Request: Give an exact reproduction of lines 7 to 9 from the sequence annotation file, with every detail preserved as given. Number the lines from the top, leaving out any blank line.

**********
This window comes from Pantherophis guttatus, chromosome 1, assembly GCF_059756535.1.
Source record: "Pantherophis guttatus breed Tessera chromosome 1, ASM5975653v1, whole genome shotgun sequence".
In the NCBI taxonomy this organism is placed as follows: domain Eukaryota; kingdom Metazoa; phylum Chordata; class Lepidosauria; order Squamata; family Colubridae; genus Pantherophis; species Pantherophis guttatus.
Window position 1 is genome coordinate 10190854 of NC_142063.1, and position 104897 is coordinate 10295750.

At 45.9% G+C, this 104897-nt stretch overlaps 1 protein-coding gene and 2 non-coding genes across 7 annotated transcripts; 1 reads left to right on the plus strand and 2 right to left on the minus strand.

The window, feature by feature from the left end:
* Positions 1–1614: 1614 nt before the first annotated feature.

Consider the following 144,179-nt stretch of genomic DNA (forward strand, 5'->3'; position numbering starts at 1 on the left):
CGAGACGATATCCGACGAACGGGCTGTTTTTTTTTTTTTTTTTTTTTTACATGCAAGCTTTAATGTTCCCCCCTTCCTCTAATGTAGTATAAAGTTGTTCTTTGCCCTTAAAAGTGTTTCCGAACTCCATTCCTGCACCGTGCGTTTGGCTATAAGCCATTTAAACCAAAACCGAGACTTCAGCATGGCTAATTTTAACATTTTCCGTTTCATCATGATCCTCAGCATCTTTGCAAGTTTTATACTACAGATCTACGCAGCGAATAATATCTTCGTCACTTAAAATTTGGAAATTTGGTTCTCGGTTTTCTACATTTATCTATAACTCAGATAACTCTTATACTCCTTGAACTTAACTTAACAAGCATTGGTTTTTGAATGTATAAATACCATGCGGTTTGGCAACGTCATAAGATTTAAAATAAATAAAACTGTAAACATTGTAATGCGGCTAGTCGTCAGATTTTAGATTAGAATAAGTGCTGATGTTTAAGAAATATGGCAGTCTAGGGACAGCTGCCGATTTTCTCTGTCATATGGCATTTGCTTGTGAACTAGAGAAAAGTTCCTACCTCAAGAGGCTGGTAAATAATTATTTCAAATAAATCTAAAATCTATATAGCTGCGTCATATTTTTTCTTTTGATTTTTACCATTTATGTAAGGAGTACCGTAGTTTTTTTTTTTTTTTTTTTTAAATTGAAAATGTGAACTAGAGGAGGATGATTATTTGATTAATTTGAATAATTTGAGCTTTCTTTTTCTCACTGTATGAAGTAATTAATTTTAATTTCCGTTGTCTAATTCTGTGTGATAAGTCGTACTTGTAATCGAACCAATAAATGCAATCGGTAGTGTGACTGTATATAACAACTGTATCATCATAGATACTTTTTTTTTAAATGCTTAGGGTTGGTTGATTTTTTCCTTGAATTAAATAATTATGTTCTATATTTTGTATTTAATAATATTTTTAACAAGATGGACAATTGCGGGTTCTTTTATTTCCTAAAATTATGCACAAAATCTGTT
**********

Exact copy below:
* Positions 1–1614: 1614 nt before the first annotated feature.

Consider the following 144,179-nt stretch of genomic DNA (forward strand, 5'->3'; position numbering starts at 1 on the left):
CGAGACGATATCCGACGAACGGGCTGTTTTTTTTTTTTTTTTTTTTTTACATGCAAGCTTTAATGTTCCCCCCTTCCTCTAATGTAGTATAAAGTTGTTCTTTGCCCTTAAAAGTGTTTCCGAACTCCATTCCTGCACCGTGCGTTTGGCTATAAGCCATTTAAACCAAAACCGAGACTTCAGCATGGCTAATTTTAACATTTTCCGTTTCATCATGATCCTCAGCATCTTTGCAAGTTTTATACTACAGATCTACGCAGCGAATAATATCTTCGTCACTTAAAATTTGGAAATTTGGTTCTCGGTTTTCTACATTTATCTATAACTCAGATAACTCTTATACTCCTTGAACTTAACTTAACAAGCATTGGTTTTTGAATGTATAAATACCATGCGGTTTGGCAACGTCATAAGATTTAAAATAAATAAAACTGTAAACATTGTAATGCGGCTAGTCGTCAGATTTTAGATTAGAATAAGTGCTGATGTTTAAGAAATATGGCAGTCTAGGGACAGCTGCCGATTTTCTCTGTCATATGGCATTTGCTTGTGAACTAGAGAAAAGTTCCTACCTCAAGAGGCTGGTAAATAATTATTTCAAATAAATCTAAAATCTATATAGCTGCGTCATATTTTTTCTTTTGATTTTTACCATTTATGTAAGGAGTACCGTAGTTTTTTTTTTTTTTTTTTTTAAATTGAAAATGTGAACTAGAGGAGGATGATTATTTGATTAATTTGAATAATTTGAGCTTTCTTTTTCTCACTGTATGAAGTAATTAATTTTAATTTCCGTTGTCTAATTCTGTGTGATAAGTCGTACTTGTAATCGAACCAATAAATGCAATCGGTAGTGTGACTGTATATAACAACTGTATCATCATAGATACTTTTTTTTTAAATGCTTAGGGTTGGTTGATTTTTTCCTTGAATTAAATAATTATGTTCTATATTTTGTATTTAATAATATTTTTAACAAGATGGACAATTGCGGGTTCTTTTATTTCCTAAAATTATGCACAAAATCTGTT